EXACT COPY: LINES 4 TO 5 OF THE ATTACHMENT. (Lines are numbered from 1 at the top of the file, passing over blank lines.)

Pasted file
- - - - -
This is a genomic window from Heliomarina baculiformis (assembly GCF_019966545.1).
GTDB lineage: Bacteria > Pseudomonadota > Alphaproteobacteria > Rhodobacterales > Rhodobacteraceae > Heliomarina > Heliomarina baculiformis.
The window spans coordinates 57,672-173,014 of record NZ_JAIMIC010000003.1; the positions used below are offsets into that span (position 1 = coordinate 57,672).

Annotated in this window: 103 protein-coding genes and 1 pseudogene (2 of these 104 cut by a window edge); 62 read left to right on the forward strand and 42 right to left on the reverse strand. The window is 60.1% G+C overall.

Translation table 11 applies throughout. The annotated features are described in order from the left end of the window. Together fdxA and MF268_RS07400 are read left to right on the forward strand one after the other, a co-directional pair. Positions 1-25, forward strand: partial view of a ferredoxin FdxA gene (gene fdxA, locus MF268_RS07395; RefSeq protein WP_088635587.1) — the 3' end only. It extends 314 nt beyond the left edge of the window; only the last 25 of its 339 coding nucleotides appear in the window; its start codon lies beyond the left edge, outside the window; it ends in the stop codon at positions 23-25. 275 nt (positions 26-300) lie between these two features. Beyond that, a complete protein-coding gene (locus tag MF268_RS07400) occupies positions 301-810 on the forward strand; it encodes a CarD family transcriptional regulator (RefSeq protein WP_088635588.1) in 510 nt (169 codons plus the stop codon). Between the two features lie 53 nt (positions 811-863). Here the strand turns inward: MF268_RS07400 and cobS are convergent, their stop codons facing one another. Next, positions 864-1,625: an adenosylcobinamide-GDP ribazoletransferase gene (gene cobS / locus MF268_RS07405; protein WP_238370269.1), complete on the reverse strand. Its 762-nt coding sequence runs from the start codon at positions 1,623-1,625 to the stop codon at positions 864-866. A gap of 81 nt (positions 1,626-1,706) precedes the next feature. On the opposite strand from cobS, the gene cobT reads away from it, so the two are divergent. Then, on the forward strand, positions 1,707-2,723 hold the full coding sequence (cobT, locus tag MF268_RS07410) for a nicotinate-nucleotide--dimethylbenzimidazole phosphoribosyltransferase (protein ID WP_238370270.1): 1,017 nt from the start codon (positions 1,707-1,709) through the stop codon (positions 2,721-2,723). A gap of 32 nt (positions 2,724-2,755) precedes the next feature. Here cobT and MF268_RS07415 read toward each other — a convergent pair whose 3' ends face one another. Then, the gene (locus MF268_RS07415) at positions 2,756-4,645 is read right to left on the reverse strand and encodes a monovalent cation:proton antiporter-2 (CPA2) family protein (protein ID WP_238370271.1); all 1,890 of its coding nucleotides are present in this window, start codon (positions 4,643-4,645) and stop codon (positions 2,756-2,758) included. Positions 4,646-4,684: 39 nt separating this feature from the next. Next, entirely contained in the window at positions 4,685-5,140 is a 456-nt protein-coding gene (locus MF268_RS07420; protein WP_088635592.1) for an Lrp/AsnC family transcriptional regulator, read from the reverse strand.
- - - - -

Annotated in this window: 103 protein-coding genes and 1 pseudogene (2 of these 104 cut by a window edge); 62 read left to right on the forward strand and 42 right to left on the reverse strand. The window is 60.1% G+C overall.

Translation table 11 applies throughout. The annotated features are described in order from the left end of the window. Together fdxA and MF268_RS07400 are read left to right on the forward strand one after the other, a co-directional pair. Positions 1-25, forward strand: partial view of a ferredoxin FdxA gene (gene fdxA, locus MF268_RS07395; RefSeq protein WP_088635587.1) — the 3' end only. It extends 314 nt beyond the left edge of the window; only the last 25 of its 339 coding nucleotides appear in the window; its start codon lies beyond the left edge, outside the window; it ends in the stop codon at positions 23-25. 275 nt (positions 26-300) lie between these two features. Beyond that, a complete protein-coding gene (locus tag MF268_RS07400) occupies positions 301-810 on the forward strand; it encodes a CarD family transcriptional regulator (RefSeq protein WP_088635588.1) in 510 nt (169 codons plus the stop codon). Between the two features lie 53 nt (positions 811-863). Here the strand turns inward: MF268_RS07400 and cobS are convergent, their stop codons facing one another. Next, positions 864-1,625: an adenosylcobinamide-GDP ribazoletransferase gene (gene cobS / locus MF268_RS07405; protein WP_238370269.1), complete on the reverse strand. Its 762-nt coding sequence runs from the start codon at positions 1,623-1,625 to the stop codon at positions 864-866. A gap of 81 nt (positions 1,626-1,706) precedes the next feature. On the opposite strand from cobS, the gene cobT reads away from it, so the two are divergent. Then, on the forward strand, positions 1,707-2,723 hold the full coding sequence (cobT, locus tag MF268_RS07410) for a nicotinate-nucleotide--dimethylbenzimidazole phosphoribosyltransferase (protein ID WP_238370270.1): 1,017 nt from the start codon (positions 1,707-1,709) through the stop codon (positions 2,721-2,723). A gap of 32 nt (positions 2,724-2,755) precedes the next feature. Here cobT and MF268_RS07415 read toward each other — a convergent pair whose 3' ends face one another. Then, the gene (locus MF268_RS07415) at positions 2,756-4,645 is read right to left on the reverse strand and encodes a monovalent cation:proton antiporter-2 (CPA2) family protein (protein ID WP_238370271.1); all 1,890 of its coding nucleotides are present in this window, start codon (positions 4,643-4,645) and stop codon (positions 2,756-2,758) included. Positions 4,646-4,684: 39 nt separating this feature from the next. Next, entirely contained in the window at positions 4,685-5,140 is a 456-nt protein-coding gene (locus MF268_RS07420; protein WP_088635592.1) for an Lrp/AsnC family transcriptional regulator, read from the reverse strand.